Be careful the middle of the descent and on the left side there is another genuine ancient paved trail that follows almost horizontally on the mountainside surpassing another pass to go down then into the Aobamba Valley; it is necessary to follow an abandoned trail and further away towards the right hand is Sayaqmarka. That last way is not recommendable because the trail is abandoned and in some sectors it disappeared by the effect of natural erosion; it is not used and it has no maintenance, thus it offers many dangers.

 

From the campsite in Pacaymayu starts another climb towards Runkuraqay; this time the hike is over a trail paved with flagstones that offers a lot of safety specially in rainy days. Runkuraqay is by the middle of the way up and has an ovoid shape; possibly the name with which it was baptized by one of Bingham's native guides in 1915 was "Runturaqay" (Egg-shaped Enclosure). The walls of its buildings are of the "pirka" type. Because of its location and the layout of its rooms, it seems that it served as a "tambo" (lodge for travellers). Continuing the climb through the cobbled stairway, on the trail's left side there is a very small lagoon called Yanaqocha ("Black Lake"), on the right side and on an upper level is another one having the same size. In this zone occasionally it is possible to see Guemals or Tarucas (Hippocamelus antisensis) that come down in order to drink water, and Mountain Vizcachas (Lagidium Peruvianum). Inside the Machupicchu Historic Sanctuary it is also possible to find species such as the Puma or Mountain Lion (Felis concolor), Andean Cats (Felis jacovita), Ocelots (Felis pardalis), Hog-nosed Skunks (Conepatus rex), South-American Foxes (Dusicyon culpaeus), White Tailed Deer (Odocoileus virginianus), Tanka or Dwarf Brocket Deer (Mazama Chunyi) -endangered species-, Weasels (Mustela frenata), Pudus (Pudu mephistophiles), Tayras (Eyra barbara), Amazon Otters (Luthra incarum), Spectacled Bears (Tremarctos ornatus) -endangered species-; among the main birds are the Andean Condor (Vultur gryphus), K'illichu or Sparrow Hawk (Falco sparverius), Bat Falcon (Falco rufigularis), Torrents Duck (Merganetta arnata), Cu-cu (Momotus momota), Quien-quien (Cyanocorax inca), Cuvier's Toucan (Ramphastos cuvieri), Chiguanco (Turdus chiguanco), Razor-billed Curassow (Crax mitu), Chinalinda (Phalacoboenus albogularis), Andean Gull (Larus serranus), Yanavico (Plegadis ridwayi), Cock of the Rock (Rupicola Peruviana) -endangered species-. Moreover, there are vipers, lizards, diverse amphibious, butterflies and insects, etc., etc. If you decide to go into the undisturbed forest, far away from the trail, be aware of some dangers like finding lethal snakes such as the bushmaster (Lachesis muta) or the viperine fer-de-lance (Bothrops atrox) which possesses a virulent venom that is destructive of tissue destroying blood cells and mucous membranes as well.

 

At the end of the climb is the second highest spot named Runkuraqay Pass, over 3900 masl. (12800 feet.). From this pass starts another steep descent towards Sayaqmarka. By the middle of the way down, and on the right side there is another interesting green colored lagoon having a lot of algae, it is known as Q'omer-qocha (Green Lake).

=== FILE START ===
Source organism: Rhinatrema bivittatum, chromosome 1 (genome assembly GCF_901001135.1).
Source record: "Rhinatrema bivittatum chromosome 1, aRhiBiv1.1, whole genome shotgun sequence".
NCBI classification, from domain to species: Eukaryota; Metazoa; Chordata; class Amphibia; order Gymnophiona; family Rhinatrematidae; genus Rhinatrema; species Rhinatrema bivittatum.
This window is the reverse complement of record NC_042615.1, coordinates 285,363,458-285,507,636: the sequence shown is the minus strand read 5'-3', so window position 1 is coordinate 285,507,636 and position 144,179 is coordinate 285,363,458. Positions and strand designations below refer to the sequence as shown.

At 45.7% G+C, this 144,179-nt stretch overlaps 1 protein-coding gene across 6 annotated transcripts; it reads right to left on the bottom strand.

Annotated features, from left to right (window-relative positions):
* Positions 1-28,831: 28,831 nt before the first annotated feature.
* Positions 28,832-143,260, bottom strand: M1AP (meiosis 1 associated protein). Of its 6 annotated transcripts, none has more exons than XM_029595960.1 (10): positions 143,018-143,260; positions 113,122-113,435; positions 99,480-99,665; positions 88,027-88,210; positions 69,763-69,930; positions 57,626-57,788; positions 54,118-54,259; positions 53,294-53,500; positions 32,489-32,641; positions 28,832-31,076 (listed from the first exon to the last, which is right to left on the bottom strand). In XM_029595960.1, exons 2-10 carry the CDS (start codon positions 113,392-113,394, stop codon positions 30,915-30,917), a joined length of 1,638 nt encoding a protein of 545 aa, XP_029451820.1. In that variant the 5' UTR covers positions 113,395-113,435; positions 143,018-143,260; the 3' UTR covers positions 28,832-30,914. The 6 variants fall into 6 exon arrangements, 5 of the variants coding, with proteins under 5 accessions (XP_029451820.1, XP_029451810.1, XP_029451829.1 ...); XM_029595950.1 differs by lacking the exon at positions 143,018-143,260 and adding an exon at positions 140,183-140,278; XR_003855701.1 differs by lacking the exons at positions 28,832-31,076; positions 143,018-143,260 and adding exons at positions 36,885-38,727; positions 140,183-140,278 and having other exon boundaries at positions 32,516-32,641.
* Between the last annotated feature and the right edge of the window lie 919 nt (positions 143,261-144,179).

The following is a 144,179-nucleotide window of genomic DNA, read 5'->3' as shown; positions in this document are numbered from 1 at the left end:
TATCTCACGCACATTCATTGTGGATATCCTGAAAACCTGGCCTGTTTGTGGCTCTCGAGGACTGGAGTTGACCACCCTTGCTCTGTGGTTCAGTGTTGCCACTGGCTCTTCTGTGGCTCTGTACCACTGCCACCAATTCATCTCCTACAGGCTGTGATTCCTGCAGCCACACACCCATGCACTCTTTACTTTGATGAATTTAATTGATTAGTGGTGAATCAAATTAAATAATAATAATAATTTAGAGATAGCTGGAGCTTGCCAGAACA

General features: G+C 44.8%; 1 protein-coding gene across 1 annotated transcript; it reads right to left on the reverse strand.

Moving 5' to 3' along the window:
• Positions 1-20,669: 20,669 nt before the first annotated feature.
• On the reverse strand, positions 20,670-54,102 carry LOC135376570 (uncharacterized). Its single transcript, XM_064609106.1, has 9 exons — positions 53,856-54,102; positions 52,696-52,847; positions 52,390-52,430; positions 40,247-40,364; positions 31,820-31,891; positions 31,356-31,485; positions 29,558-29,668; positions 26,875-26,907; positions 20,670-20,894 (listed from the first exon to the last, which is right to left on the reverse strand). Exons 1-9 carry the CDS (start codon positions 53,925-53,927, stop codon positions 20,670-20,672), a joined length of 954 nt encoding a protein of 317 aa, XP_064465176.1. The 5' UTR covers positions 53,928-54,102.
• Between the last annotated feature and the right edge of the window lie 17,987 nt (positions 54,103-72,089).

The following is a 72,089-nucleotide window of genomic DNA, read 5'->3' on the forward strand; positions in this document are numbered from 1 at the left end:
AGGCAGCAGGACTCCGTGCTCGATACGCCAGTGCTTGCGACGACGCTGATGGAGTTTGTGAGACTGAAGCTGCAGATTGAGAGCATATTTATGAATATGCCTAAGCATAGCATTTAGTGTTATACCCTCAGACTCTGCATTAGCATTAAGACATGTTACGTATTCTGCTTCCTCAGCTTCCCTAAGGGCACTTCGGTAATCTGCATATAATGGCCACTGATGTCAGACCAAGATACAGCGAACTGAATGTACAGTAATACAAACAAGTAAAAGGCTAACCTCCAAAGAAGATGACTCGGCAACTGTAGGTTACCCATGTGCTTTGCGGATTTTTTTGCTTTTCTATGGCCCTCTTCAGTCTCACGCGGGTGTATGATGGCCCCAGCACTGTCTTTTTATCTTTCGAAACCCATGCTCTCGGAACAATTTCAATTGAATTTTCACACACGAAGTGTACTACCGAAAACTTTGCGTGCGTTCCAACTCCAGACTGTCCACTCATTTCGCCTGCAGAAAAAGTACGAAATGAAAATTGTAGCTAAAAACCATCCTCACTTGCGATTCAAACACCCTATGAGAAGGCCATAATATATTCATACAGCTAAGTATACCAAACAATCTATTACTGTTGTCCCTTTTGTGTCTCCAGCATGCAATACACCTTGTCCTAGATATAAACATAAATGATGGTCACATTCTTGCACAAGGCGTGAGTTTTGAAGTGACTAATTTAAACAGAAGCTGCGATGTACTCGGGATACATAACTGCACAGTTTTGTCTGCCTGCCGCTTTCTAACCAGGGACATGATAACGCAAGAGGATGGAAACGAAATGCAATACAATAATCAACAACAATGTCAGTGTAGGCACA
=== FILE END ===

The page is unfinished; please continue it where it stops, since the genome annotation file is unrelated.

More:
Sayaqmarka is an archaeological group located over 3500 masl. (11500 feet.) and was explored by Bingham's expedition in 1915 which native guides named it "Cedrobamba" ("Cedropanpa" = Plain of cedars). By the end of 1941 a Viking Fund expedition headed by Paul Fejos explored the area and baptized it as "Sayaqmarka" (Steep Spot) considering its geographic location almost by the end of a mountain spur that dominates visually the Aobamba valley. In this complex there are different constructions that are somewhat intricate because of having been adapted to the rough mountain shape; in spite of the difficult environment there is also an aqueduct capriciously carved on the mountain crest, fountains that seem to have had a ritual purpose, narrow streets, a semi-ovoid dominant building, etc. Because of the area where it is located, this site must had a duty almost strictly administrative and ceremonial; perhaps for management of the territory and the nearby roads. Thus, it is possible that it could have been inhabited by soldiers, state officials, and priests, who were not farmers as there are no farmlands around. Normally this site has little maintenance, therefore, occasionally one may encounter vipers or some other animals; moreover, around here there are almost always large amounts of very small biting mosquitoes called "manta blanca" (white blanket) that are almost invisible but they exist by the millions and have good resistance against repellents. This is another place that serves as campsite. Near Sayaqmarka, on the right side of the trail there is another building that must had a close relationship with the "Steep Spot", it is Qonchamarka (Cooking Stove Spot) which is also built with "pirka" type walls, its original duty is unknown.